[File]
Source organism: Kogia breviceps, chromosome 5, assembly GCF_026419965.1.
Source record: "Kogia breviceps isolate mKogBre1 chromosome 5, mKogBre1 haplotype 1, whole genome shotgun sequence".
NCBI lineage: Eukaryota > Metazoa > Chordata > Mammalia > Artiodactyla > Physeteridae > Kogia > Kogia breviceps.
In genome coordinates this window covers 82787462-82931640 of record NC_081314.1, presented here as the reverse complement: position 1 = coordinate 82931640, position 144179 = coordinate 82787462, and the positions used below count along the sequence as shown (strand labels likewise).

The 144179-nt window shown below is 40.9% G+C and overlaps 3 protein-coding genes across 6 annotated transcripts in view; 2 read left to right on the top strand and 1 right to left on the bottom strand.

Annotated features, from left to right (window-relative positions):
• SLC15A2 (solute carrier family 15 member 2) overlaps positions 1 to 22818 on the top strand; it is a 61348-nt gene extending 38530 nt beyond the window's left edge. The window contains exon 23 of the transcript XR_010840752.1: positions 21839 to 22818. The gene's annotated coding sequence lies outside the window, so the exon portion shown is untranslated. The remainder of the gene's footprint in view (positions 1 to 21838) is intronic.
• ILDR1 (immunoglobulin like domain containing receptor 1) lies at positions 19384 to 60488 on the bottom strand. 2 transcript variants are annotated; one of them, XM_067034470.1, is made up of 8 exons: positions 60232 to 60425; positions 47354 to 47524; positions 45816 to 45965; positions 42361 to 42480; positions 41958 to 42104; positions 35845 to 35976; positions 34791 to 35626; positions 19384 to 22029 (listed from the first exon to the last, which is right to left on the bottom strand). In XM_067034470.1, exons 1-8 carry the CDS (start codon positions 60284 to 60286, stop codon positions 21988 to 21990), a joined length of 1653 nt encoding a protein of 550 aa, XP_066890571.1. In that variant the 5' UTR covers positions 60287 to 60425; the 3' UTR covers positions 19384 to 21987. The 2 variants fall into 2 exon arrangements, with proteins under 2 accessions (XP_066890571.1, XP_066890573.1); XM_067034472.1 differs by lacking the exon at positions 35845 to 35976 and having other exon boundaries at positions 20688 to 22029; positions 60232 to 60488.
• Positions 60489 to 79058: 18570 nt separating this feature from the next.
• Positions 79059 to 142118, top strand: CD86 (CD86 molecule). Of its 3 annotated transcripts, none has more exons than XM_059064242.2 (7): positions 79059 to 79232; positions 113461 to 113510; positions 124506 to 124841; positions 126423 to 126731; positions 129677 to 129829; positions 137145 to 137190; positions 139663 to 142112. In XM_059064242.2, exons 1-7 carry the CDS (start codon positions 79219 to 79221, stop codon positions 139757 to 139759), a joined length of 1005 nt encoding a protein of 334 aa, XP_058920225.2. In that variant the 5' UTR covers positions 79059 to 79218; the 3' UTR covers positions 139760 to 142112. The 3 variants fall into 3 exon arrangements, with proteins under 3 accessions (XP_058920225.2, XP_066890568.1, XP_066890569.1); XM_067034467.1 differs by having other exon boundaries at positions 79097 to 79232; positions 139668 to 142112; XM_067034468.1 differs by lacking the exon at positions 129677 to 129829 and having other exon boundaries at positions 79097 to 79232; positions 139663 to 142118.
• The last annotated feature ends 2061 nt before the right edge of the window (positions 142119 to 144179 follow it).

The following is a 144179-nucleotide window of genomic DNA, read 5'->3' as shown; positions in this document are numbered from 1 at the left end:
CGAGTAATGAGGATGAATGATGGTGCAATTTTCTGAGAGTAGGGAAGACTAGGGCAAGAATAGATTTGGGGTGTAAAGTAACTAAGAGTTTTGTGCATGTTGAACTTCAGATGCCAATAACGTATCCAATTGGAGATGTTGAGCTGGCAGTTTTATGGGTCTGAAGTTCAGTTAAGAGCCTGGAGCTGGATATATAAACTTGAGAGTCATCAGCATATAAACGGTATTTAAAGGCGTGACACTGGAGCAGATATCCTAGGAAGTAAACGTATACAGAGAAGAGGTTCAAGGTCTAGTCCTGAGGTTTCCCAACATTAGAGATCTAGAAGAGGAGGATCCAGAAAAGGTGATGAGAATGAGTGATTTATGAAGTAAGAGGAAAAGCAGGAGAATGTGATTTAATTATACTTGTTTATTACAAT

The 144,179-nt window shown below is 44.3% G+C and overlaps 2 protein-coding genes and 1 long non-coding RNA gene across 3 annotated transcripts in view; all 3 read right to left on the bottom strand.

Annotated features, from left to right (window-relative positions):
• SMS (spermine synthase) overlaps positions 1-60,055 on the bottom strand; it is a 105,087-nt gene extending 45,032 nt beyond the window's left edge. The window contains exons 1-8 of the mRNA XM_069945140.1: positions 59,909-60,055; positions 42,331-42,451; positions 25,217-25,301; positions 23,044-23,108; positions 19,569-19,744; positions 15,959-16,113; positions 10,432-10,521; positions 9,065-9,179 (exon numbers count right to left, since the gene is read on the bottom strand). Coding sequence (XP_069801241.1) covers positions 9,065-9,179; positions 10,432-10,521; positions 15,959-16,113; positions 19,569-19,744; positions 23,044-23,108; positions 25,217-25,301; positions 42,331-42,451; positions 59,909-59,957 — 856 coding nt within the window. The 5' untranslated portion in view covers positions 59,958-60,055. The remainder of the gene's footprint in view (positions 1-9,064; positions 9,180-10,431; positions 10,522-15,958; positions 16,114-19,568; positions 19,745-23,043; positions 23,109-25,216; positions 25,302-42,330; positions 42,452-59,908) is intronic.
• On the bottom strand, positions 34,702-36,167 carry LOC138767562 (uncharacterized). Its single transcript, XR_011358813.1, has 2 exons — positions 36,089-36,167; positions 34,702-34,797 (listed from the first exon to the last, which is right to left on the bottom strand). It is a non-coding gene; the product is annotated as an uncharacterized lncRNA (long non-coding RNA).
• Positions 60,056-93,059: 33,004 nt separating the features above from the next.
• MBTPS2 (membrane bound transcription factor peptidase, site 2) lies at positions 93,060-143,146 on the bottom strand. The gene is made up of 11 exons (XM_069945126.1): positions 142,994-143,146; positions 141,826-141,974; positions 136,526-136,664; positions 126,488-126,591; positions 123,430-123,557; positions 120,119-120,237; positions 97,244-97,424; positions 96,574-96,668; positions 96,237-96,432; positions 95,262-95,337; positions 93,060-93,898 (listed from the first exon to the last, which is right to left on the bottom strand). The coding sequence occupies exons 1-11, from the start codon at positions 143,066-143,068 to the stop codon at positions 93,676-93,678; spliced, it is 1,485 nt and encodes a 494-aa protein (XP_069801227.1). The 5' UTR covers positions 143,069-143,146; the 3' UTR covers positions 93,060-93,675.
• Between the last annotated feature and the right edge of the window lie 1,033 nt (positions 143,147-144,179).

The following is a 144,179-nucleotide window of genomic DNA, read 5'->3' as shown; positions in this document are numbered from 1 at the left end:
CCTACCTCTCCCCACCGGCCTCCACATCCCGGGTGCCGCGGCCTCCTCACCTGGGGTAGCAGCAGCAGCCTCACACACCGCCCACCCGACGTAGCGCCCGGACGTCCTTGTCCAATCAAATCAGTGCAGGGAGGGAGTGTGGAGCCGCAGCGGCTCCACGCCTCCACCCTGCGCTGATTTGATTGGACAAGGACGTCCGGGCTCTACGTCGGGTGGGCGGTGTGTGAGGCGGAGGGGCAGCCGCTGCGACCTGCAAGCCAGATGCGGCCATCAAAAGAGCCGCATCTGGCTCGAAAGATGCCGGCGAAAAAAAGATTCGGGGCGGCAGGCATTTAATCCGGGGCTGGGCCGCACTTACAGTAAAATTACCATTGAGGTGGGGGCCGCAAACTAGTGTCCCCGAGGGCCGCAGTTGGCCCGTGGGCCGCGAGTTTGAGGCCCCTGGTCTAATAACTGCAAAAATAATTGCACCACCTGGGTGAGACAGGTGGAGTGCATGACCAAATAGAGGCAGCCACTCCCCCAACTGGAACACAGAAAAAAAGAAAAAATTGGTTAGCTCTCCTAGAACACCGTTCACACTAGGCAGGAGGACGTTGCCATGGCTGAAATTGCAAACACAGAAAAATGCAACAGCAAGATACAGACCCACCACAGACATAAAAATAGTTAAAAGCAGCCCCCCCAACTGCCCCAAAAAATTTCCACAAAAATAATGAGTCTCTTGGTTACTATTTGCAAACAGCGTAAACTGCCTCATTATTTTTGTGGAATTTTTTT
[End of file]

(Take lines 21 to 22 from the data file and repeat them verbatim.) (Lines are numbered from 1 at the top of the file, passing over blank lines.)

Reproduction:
The following is a 144,179-nucleotide window of genomic DNA, read 5'->3' as shown; positions in this document are numbered from 1 at the left end:
CCTACCTCTCCCCACCGGCCTCCACATCCCGGGTGCCGCGGCCTCCTCACCTGGGGTAGCAGCAGCAGCCTCACACACCGCCCACCCGACGTAGCGCCCGGACGTCCTTGTCCAATCAAATCAGTGCAGGGAGGGAGTGTGGAGCCGCAGCGGCTCCACGCCTCCACCCTGCGCTGATTTGATTGGACAAGGACGTCCGGGCTCTACGTCGGGTGGGCGGTGTGTGAGGCGGAGGGGCAGCCGCTGCGACCTGCAAGCCAGATGCGGCCATCAAAAGAGCCGCATCTGGCTCGAAAGATGCCGGCGAAAAAAAGATTCGGGGCGGCAGGCATTTAATCCGGGGCTGGGCCGCACTTACAGTAAAATTACCATTGAGGTGGGGGCCGCAAACTAGTGTCCCCGAGGGCCGCAGTTGGCCCGTGGGCCGCGAGTTTGAGGCCCCTGGTCTAATAACTGCAAAAATAATTGCACCACCTGGGTGAGACAGGTGGAGTGCATGACCAAATAGAGGCAGCCACTCCCCCAACTGGAACACAGAAAAAAAGAAAAAATTGGTTAGCTCTCCTAGAACACCGTTCACACTAGGCAGGAGGACGTTGCCATGGCTGAAATTGCAAACACAGAAAAATGCAACAGCAAGATACAGACCCACCACAGACATAAAAATAGTTAAAAGCAGCCCCCCCAACTGCCCCAAAAAATTTCCACAAAAATAATGAGTCTCTTGGTTACTATTTGCAAACAGCGTAAACTGCCTCATTATTTTTGTGGAATTTTTTT